This informal CPD article, ‘Reinventing the wheel – how software is driving change in the automotive industry‘, was provided by Cambashi, a global market research, industry analysis, consulting & training firm, focused on engineering and industrial software markets.
The automotive industry is undergoing a radical shift that is fundamentally changing how we perceive and interact with vehicles. The once-dominant Internal Combustion Engine (ICE), which powered automobiles for over a century, is gradually giving way to a new era of Electric Vehicles (EVs).
This shift represents more than just a change in propulsion - it embraces sustainability and environmental consciousness. Concerns about climate change and depleting fossil fuel reserves are driving the need for greener and more efficient modes of transportation. EVs have emerged as a promising solution, offering lower emissions, reduced reliance on non-renewable resources and improved energy efficiency. One of the primary consequences of the shift to EVs is the integral role that software plays in the design, manufacture, and operation of a vehicle. Unlike traditional vehicles with mechanical systems largely driven by engines and transmissions, EVs rely heavily on sophisticated software to manage intricate components, such as lithium-ion batteries, electric motors, regenerative braking systems and power distribution units.
According to Ford’s CEO, Jim Farley: “It’s so difficult for car companies to get software right. We have about 150 modules across the car, developed by 150 different companies, written in more than 100 different languages, that don’t talk to one another.” Historically, OEMs (Original Equipment Manufacturer) (1) leaned on a familiar model, outsourcing their software needs to tier one suppliers, aiming to secure competitive bids through market-driven competition.
However, software-intensive EVs have altered the industry's landscape. Vehicles are no longer just mechanical entities, but complex software-driven platforms that require seamless integration of hardware and software. As a result, the traditional outsourcing model has encountered limitations in terms of agility, responsiveness, and control over the software development process.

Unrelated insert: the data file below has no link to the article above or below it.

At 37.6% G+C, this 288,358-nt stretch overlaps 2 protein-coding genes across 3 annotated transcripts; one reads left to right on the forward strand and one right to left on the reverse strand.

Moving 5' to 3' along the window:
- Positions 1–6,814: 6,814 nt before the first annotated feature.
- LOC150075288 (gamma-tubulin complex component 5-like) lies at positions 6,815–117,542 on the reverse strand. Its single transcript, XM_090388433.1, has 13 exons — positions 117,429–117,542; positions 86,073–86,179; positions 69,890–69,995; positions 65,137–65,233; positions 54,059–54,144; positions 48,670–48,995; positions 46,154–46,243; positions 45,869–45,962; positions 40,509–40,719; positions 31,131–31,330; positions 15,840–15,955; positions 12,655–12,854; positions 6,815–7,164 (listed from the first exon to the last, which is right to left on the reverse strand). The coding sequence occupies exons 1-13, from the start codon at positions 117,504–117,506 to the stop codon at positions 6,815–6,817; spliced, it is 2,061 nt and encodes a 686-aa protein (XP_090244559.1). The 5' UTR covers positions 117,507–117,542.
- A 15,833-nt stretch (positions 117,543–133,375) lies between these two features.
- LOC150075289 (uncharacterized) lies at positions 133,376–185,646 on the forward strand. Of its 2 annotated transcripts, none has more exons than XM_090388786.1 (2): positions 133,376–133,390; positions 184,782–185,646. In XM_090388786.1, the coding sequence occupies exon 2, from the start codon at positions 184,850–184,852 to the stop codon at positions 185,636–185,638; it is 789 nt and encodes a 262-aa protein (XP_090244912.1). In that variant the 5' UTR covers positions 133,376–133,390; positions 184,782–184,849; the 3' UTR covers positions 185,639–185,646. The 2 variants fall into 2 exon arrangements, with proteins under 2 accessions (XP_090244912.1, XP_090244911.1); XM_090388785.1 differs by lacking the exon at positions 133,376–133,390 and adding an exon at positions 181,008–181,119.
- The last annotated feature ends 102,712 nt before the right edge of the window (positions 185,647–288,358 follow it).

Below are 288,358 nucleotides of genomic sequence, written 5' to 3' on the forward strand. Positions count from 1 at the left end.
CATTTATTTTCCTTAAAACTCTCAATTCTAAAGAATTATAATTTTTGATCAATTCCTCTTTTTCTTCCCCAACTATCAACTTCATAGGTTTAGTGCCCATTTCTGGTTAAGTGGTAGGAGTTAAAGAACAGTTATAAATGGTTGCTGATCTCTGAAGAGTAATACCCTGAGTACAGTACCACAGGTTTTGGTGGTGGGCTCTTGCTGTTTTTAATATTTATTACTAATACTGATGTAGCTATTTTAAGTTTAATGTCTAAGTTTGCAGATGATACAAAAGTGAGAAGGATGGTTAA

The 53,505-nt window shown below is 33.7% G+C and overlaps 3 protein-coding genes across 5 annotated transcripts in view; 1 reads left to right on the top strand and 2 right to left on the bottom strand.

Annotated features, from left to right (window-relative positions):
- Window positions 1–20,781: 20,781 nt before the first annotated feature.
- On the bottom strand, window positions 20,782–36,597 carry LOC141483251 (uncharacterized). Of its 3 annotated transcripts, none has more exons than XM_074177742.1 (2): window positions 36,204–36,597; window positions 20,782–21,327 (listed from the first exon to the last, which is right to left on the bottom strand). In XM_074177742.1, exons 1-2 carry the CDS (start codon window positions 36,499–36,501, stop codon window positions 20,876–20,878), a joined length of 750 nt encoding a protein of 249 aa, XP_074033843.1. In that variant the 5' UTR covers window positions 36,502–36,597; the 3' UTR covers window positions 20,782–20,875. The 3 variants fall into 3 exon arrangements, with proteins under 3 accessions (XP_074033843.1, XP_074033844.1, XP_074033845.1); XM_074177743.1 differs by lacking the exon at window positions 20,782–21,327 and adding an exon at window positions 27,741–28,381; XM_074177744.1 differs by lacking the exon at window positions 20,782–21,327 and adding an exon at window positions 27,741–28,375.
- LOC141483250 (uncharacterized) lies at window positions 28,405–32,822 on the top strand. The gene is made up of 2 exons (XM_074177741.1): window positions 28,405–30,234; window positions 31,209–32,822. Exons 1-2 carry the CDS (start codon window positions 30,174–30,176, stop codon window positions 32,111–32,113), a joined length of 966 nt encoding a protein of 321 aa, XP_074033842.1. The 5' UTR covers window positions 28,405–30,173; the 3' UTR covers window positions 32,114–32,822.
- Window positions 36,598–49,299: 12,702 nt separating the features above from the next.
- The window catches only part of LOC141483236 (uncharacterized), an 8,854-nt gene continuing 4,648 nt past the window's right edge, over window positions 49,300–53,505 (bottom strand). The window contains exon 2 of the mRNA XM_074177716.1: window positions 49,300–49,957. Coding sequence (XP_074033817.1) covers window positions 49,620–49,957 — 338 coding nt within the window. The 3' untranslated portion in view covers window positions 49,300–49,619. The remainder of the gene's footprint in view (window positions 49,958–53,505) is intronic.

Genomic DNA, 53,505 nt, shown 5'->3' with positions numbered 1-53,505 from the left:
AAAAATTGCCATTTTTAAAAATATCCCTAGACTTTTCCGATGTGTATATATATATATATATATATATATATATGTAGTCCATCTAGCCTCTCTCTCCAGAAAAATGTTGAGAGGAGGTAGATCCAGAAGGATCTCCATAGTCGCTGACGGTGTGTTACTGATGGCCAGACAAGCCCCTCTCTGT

The ecosystem of modern vehicle manufacturing is incredibly intricate. Despite a vehicle carrying a singular manufacturer's logo, its functionalities are carried out by a collection of modules from a diverse range of suppliers who provide their proprietary software and intellectual property, resulting in a decentralized framework. This approach, while fostering diversity, presents a considerable challenge due to the amalgamation of conflicting programming languages and disparate software structures. Consequently, the once straightforward tasks of software have transformed into a development, upkeep, and improvement nightmare.
Recognizing the need for greater autonomy and flexibility, an increasing number of automakers are pivoting toward in-house software development. This strategic shift allows them to establish direct control over the design, development, and implementation of critical software components. By developing their own software expertise, OEMs gain the capacity to tailor solutions to their unique needs, accelerate innovation cycles and swiftly adapt to rapidly changing technological trends.
Establishing dedicated teams of software engineers allows automakers to mirror the vertical integration (2) model that has proven successful for players such as Tesla, ensuring greater cohesion between software and vehicle design and ultimately enhancing their competitiveness.
Embracing a model of vertical integration will be a pivotal strategy for legacy automakers aiming to thrive in the EV market. A similar strategy has been implemented by Chinese ICE automakers, who identified EVs as a distinct product category and consequently established separate entities for their EV operations, an approach which has led to remarkable success.